Animal models are an essential resource in the research enterprise. Studies in flies, worms, mice, and even yeast, have led to breakthroughs in treating major health problems in humans, such as cancer, diabetes, and heart disease. These animals are also important in studying the basic biology of aging. They might not look anything like us on the outside, but deep in the cells, they share similar biological mechanisms and genes that contribute to physical changes and diseases associated with age. In addition, because most of these animals have a relatively short lifespan, researchers can test disease—and aging—interventions in a timely way.
Now, researchers at the Stanford University School of Medicine have identified a new animal model for research on aging: the African turquoise killifish. It is the shortest lived vertebrate bred in the lab, with a lifespan of approximately 4 to 6 months. That is six times shorter than the lifespan of mice. Also, unlike mice, killifish have a similar telomere length to that of humans. This makes them particularly suited for studying genetics and telomere-related diseases.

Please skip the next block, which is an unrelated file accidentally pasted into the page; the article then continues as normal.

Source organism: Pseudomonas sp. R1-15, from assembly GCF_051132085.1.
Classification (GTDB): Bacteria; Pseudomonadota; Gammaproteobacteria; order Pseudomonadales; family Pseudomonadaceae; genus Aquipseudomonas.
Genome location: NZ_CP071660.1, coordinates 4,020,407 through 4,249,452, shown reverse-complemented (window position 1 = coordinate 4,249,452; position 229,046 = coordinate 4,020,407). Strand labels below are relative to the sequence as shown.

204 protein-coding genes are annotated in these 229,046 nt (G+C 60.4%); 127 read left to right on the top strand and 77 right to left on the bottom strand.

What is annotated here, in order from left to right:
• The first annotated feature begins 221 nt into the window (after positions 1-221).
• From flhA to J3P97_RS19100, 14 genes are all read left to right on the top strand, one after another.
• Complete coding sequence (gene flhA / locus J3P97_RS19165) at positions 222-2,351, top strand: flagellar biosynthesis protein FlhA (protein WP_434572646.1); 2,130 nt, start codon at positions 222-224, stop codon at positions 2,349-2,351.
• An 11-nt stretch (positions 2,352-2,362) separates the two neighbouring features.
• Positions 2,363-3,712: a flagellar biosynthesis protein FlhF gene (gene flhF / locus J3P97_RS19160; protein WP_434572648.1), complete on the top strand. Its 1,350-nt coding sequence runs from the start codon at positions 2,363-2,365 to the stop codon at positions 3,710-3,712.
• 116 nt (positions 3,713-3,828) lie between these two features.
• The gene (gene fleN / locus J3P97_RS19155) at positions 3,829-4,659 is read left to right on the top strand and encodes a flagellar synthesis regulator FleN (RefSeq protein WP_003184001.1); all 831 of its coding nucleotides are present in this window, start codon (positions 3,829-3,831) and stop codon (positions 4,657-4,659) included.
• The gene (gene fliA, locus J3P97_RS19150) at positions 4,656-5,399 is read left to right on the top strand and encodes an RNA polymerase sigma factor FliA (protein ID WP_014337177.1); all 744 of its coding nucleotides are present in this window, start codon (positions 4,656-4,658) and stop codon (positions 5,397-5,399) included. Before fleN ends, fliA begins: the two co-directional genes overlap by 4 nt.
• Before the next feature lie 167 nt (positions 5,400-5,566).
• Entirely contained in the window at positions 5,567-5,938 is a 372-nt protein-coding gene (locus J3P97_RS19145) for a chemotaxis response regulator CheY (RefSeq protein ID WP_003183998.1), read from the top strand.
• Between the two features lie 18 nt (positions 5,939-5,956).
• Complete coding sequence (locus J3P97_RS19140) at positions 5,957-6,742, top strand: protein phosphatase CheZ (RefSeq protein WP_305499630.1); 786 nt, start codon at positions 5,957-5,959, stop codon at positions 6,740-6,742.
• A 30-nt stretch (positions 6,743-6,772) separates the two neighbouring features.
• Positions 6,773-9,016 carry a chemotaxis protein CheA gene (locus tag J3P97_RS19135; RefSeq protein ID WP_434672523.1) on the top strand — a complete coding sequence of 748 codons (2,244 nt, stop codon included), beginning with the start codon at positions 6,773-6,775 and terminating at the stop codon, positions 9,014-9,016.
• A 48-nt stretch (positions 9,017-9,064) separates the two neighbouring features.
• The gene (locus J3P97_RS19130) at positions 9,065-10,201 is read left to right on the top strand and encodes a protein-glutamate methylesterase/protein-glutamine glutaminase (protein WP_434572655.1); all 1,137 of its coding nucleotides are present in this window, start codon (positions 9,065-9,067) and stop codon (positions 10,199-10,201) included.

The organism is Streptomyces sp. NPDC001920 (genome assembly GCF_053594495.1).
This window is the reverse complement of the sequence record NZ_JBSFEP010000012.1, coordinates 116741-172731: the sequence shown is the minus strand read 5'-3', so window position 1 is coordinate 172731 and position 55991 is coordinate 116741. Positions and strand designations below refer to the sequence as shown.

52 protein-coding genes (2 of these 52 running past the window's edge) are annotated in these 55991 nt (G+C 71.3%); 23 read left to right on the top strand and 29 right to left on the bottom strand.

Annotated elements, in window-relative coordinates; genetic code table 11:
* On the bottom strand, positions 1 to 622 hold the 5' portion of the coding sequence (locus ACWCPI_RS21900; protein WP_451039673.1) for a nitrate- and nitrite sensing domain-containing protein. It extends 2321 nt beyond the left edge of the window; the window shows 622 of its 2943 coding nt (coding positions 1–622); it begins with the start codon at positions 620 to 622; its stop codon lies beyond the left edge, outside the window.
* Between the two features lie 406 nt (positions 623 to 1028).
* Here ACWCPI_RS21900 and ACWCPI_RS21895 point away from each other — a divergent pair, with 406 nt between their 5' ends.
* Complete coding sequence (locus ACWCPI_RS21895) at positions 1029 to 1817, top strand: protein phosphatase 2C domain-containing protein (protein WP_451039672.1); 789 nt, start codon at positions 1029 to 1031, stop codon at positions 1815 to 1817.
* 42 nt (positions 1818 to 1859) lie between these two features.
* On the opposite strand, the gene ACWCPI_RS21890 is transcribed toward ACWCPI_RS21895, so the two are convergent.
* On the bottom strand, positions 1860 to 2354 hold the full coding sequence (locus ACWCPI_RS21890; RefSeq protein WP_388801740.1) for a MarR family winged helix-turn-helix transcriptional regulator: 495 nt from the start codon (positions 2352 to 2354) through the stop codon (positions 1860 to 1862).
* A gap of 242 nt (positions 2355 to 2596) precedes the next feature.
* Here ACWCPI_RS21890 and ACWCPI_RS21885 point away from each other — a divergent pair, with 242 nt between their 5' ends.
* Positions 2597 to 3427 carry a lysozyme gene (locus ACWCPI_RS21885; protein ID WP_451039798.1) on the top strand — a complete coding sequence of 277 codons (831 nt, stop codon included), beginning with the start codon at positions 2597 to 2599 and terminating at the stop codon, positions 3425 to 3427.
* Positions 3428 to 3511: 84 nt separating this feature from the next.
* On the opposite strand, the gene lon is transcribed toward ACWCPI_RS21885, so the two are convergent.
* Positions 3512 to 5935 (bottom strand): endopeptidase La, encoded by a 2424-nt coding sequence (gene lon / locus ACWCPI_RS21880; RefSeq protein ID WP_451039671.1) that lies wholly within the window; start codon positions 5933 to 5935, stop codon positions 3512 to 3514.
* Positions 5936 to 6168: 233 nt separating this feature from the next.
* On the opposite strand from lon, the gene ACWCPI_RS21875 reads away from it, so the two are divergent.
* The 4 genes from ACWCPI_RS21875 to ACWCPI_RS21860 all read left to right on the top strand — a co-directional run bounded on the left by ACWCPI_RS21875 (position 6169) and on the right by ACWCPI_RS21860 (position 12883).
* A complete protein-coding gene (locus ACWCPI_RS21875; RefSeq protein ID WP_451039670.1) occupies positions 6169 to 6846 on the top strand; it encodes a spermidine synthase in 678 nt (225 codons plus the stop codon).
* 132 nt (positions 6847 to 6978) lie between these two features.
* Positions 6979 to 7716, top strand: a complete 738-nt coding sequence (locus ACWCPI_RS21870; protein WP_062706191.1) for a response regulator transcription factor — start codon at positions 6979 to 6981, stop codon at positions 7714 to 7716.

To help with future investigations, the Stanford scientists have developed a biological toolkit of the killifish and made it publically available to the research community. The toolkit includes the sequenced genome of the killifish, with a mapped location of specific genes involved in aging and age-related diseases; genomic data sets and gene models from experiments on 13 genes thought be associated with aging; and stable lines of fish with mutations in select genes.
Reference: Harel I, et al. A platform for rapid exploration of aging and diseases in a naturally short-lived vertebrate, Cell, 2015, www.ncbi.nlm.nih.gov/pubmed/25684364.